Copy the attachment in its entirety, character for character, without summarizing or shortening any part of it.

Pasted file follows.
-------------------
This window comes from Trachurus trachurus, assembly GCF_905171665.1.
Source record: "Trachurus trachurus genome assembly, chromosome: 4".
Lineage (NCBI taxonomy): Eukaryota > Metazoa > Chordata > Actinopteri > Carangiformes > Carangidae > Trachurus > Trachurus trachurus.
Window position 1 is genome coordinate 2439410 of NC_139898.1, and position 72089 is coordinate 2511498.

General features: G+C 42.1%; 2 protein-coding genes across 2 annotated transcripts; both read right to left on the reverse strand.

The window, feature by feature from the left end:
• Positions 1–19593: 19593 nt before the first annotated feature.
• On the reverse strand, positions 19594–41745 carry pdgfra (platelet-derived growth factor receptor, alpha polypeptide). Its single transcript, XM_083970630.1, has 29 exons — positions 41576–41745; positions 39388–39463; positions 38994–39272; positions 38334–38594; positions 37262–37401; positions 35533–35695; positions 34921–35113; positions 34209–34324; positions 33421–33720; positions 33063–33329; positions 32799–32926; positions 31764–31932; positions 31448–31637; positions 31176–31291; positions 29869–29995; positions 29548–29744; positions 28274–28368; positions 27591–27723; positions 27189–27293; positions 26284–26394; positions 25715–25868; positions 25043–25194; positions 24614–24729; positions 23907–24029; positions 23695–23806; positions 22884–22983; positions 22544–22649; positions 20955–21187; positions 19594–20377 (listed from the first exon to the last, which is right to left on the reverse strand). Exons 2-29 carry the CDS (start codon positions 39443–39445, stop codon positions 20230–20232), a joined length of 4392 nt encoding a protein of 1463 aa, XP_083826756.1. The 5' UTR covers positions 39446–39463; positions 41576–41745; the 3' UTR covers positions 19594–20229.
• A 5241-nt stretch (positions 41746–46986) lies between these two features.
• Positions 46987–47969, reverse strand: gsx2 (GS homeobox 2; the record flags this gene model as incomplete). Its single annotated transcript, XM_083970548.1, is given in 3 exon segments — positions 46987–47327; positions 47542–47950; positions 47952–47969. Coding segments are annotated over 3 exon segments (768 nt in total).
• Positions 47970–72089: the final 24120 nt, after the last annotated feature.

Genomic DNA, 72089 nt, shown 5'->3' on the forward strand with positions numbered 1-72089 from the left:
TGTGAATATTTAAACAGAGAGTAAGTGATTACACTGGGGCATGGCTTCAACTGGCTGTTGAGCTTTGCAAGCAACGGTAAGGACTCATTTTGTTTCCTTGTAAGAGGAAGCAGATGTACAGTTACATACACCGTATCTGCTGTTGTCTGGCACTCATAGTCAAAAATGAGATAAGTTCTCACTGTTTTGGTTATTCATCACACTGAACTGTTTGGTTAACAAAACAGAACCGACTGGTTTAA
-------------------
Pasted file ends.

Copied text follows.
This window comes from Trachurus trachurus, assembly GCF_905171665.1.
Source record: "Trachurus trachurus genome assembly, chromosome: 4".
Lineage (NCBI taxonomy): Eukaryota > Metazoa > Chordata > Actinopteri > Carangiformes > Carangidae > Trachurus > Trachurus trachurus.
Window position 1 is genome coordinate 2439410 of NC_139898.1, and position 72089 is coordinate 2511498.

General features: G+C 42.1%; 2 protein-coding genes across 2 annotated transcripts; both read right to left on the reverse strand.

The window, feature by feature from the left end:
• Positions 1–19593: 19593 nt before the first annotated feature.
• On the reverse strand, positions 19594–41745 carry pdgfra (platelet-derived growth factor receptor, alpha polypeptide). Its single transcript, XM_083970630.1, has 29 exons — positions 41576–41745; positions 39388–39463; positions 38994–39272; positions 38334–38594; positions 37262–37401; positions 35533–35695; positions 34921–35113; positions 34209–34324; positions 33421–33720; positions 33063–33329; positions 32799–32926; positions 31764–31932; positions 31448–31637; positions 31176–31291; positions 29869–29995; positions 29548–29744; positions 28274–28368; positions 27591–27723; positions 27189–27293; positions 26284–26394; positions 25715–25868; positions 25043–25194; positions 24614–24729; positions 23907–24029; positions 23695–23806; positions 22884–22983; positions 22544–22649; positions 20955–21187; positions 19594–20377 (listed from the first exon to the last, which is right to left on the reverse strand). Exons 2-29 carry the CDS (start codon positions 39443–39445, stop codon positions 20230–20232), a joined length of 4392 nt encoding a protein of 1463 aa, XP_083826756.1. The 5' UTR covers positions 39446–39463; positions 41576–41745; the 3' UTR covers positions 19594–20229.
• A 5241-nt stretch (positions 41746–46986) lies between these two features.
• Positions 46987–47969, reverse strand: gsx2 (GS homeobox 2; the record flags this gene model as incomplete). Its single annotated transcript, XM_083970548.1, is given in 3 exon segments — positions 46987–47327; positions 47542–47950; positions 47952–47969. Coding segments are annotated over 3 exon segments (768 nt in total).
• Positions 47970–72089: the final 24120 nt, after the last annotated feature.

Genomic DNA, 72089 nt, shown 5'->3' on the forward strand with positions numbered 1-72089 from the left:
TGTGAATATTTAAACAGAGAGTAAGTGATTACACTGGGGCATGGCTTCAACTGGCTGTTGAGCTTTGCAAGCAACGGTAAGGACTCATTTTGTTTCCTTGTAAGAGGAAGCAGATGTACAGTTACATACACCGTATCTGCTGTTGTCTGGCACTCATAGTCAAAAATGAGATAAGTTCTCACTGTTTTGGTTATTCATCACACTGAACTGTTTGGTTAACAAAACAGAACCGACTGGTTTAA